Controlled small-scale fires are traditionally used in the African savannah to flush out small mammals for hunting. Poachers in Zimbabwe are carelessly deploying crude versions of this practice, causing unmanageable bush fires and large-scale destruction.

For generations, experienced local hunters have ensured that the impact of burning on the environment and nearby communities is minimal (see J. G. Pausas and J. E. Keeley BioScience 59, 593–601; 2009). According to locals, however, African hunting-party demographics have changed. Such parties now often comprise men who are younger and from outside the community. This may tie in with the emigration of older men from their villages, enticed away by illegal mining operations, for example.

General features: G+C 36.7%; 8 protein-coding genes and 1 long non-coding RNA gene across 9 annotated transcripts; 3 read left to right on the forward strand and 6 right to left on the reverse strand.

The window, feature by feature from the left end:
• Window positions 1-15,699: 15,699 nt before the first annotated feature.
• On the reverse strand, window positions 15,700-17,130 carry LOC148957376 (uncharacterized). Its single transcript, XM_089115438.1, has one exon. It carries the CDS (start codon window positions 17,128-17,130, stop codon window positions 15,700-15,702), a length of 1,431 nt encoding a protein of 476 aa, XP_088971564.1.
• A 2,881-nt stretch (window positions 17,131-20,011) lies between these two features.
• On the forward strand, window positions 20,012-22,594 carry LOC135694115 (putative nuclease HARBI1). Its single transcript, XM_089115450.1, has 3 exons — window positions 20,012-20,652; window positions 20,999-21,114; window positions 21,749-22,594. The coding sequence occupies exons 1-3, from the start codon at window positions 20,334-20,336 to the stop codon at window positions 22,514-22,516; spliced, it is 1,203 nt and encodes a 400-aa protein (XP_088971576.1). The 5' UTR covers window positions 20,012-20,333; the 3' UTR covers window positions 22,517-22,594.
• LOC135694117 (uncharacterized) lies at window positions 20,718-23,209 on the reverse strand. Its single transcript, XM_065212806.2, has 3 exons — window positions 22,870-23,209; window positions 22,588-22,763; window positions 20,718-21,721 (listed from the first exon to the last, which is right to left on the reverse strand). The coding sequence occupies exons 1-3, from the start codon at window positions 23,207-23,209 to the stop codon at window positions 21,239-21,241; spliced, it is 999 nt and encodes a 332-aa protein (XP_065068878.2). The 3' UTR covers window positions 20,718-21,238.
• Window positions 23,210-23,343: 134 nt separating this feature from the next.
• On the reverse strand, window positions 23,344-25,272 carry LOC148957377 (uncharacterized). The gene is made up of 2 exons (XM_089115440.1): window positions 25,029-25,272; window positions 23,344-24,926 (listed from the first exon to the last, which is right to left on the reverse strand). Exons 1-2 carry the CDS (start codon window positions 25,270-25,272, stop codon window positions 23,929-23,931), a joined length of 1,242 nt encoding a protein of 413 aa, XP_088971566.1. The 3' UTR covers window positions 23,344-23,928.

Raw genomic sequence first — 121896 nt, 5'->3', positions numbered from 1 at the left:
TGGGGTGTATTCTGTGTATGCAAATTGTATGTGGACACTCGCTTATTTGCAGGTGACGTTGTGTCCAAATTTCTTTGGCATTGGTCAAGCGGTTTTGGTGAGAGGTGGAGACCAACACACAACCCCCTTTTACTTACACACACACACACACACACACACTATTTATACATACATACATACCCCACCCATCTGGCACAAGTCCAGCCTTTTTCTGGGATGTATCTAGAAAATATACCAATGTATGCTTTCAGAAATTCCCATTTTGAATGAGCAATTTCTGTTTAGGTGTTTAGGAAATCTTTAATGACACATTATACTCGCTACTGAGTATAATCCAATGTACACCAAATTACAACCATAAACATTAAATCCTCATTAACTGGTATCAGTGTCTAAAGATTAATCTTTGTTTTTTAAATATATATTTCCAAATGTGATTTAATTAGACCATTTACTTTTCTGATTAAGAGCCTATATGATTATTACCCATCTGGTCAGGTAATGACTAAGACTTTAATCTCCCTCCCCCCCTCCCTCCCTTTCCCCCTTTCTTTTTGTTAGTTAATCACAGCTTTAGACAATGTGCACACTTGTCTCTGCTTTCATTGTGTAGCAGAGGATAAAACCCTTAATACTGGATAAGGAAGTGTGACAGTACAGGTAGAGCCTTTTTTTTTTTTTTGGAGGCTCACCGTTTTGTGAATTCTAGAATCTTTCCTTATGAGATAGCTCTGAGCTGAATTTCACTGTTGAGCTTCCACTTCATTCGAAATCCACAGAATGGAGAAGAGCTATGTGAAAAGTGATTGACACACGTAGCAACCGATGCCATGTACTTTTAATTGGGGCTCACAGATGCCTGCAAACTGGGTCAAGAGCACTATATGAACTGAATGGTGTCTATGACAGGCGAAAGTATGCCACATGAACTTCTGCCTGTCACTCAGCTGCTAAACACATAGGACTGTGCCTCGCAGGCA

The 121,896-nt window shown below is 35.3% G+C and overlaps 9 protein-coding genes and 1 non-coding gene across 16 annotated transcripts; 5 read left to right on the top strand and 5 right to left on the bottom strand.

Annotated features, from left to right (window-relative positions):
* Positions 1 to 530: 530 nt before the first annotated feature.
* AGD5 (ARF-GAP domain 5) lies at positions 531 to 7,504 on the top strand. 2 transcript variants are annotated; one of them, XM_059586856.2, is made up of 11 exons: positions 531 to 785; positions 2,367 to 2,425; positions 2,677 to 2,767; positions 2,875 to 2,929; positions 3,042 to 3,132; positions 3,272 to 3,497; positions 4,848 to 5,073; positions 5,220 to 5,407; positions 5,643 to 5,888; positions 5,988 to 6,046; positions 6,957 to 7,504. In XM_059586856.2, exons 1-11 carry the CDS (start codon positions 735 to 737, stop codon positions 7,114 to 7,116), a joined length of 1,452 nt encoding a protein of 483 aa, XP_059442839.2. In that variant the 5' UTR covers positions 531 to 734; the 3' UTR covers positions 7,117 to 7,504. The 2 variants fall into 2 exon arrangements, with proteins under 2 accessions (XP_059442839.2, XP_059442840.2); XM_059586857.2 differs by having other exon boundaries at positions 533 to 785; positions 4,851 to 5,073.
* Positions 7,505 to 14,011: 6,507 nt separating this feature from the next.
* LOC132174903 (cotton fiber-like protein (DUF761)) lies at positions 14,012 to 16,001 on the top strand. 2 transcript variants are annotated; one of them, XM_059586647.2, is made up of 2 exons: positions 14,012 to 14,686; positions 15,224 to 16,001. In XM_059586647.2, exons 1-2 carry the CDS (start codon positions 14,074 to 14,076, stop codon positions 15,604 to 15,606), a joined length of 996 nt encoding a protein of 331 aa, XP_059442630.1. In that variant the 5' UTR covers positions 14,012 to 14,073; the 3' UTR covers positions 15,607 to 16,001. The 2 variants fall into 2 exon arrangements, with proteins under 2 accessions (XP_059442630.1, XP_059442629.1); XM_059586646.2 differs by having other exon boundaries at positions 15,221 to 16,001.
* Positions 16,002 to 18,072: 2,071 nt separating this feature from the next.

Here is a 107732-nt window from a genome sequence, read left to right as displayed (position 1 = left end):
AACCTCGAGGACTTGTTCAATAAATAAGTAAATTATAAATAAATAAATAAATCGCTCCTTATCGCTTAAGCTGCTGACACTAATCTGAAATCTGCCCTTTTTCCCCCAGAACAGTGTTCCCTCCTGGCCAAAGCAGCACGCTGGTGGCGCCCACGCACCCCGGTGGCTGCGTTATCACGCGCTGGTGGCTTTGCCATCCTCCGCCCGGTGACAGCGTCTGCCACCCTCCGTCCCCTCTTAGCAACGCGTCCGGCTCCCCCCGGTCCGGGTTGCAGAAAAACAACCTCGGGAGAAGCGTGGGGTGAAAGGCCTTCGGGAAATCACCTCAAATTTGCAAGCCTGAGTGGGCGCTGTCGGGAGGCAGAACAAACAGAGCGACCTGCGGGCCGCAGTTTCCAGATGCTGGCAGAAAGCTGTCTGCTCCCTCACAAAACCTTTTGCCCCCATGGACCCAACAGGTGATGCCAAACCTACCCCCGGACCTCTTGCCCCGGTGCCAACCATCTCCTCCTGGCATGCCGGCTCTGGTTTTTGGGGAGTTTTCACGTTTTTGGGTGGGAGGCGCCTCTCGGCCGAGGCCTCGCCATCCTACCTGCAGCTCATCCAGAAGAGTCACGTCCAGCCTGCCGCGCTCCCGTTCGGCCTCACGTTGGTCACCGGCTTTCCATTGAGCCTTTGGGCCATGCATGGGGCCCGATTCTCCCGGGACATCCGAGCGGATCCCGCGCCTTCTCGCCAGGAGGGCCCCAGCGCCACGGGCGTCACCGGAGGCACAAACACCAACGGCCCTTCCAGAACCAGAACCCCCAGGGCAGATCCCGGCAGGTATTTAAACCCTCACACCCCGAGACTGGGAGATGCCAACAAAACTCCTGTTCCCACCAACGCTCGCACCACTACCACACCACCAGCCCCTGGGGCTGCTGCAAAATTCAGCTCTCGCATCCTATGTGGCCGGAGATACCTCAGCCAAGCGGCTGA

In their absence, the ethos of controlled-fire hunting is no longer instilled into youngsters. If they are not locals, even experienced hunters have no vested interest in small-scale burning that could yield less quarry but maintains the nearby area.

In our view, mitigating the alarming spread of hunting-related bush fires calls for collaborative efforts by communities, government and non-governmental organizations.